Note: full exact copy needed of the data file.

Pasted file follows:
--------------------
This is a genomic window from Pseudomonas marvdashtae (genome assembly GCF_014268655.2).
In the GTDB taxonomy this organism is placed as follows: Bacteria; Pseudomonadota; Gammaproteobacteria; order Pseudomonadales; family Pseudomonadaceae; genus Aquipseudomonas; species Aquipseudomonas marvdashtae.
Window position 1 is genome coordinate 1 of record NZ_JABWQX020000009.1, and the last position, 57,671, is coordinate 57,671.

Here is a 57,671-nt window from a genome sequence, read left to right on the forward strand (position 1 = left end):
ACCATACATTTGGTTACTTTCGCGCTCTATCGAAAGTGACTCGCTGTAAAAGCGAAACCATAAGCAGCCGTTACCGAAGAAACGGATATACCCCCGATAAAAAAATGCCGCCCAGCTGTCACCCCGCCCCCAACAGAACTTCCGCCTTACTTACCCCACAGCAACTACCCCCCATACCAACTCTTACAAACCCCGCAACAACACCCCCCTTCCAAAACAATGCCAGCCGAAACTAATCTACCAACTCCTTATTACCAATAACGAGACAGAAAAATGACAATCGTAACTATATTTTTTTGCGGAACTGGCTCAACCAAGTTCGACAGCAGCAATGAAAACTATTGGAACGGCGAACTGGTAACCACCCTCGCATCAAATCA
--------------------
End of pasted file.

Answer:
This is a genomic window from Pseudomonas marvdashtae (genome assembly GCF_014268655.2).
In the GTDB taxonomy this organism is placed as follows: Bacteria; Pseudomonadota; Gammaproteobacteria; order Pseudomonadales; family Pseudomonadaceae; genus Aquipseudomonas; species Aquipseudomonas marvdashtae.
Window position 1 is genome coordinate 1 of record NZ_JABWQX020000009.1, and the last position, 57,671, is coordinate 57,671.

Here is a 57,671-nt window from a genome sequence, read left to right on the forward strand (position 1 = left end):
ACCATACATTTGGTTACTTTCGCGCTCTATCGAAAGTGACTCGCTGTAAAAGCGAAACCATAAGCAGCCGTTACCGAAGAAACGGATATACCCCCGATAAAAAAATGCCGCCCAGCTGTCACCCCGCCCCCAACAGAACTTCCGCCTTACTTACCCCACAGCAACTACCCCCCATACCAACTCTTACAAACCCCGCAACAACACCCCCCTTCCAAAACAATGCCAGCCGAAACTAATCTACCAACTCCTTATTACCAATAACGAGACAGAAAAATGACAATCGTAACTATATTTTTTTGCGGAACTGGCTCAACCAAGTTCGACAGCAGCAATGAAAACTATTGGAACGGCGAACTGGTAACCACCCTCGCATCAAATCA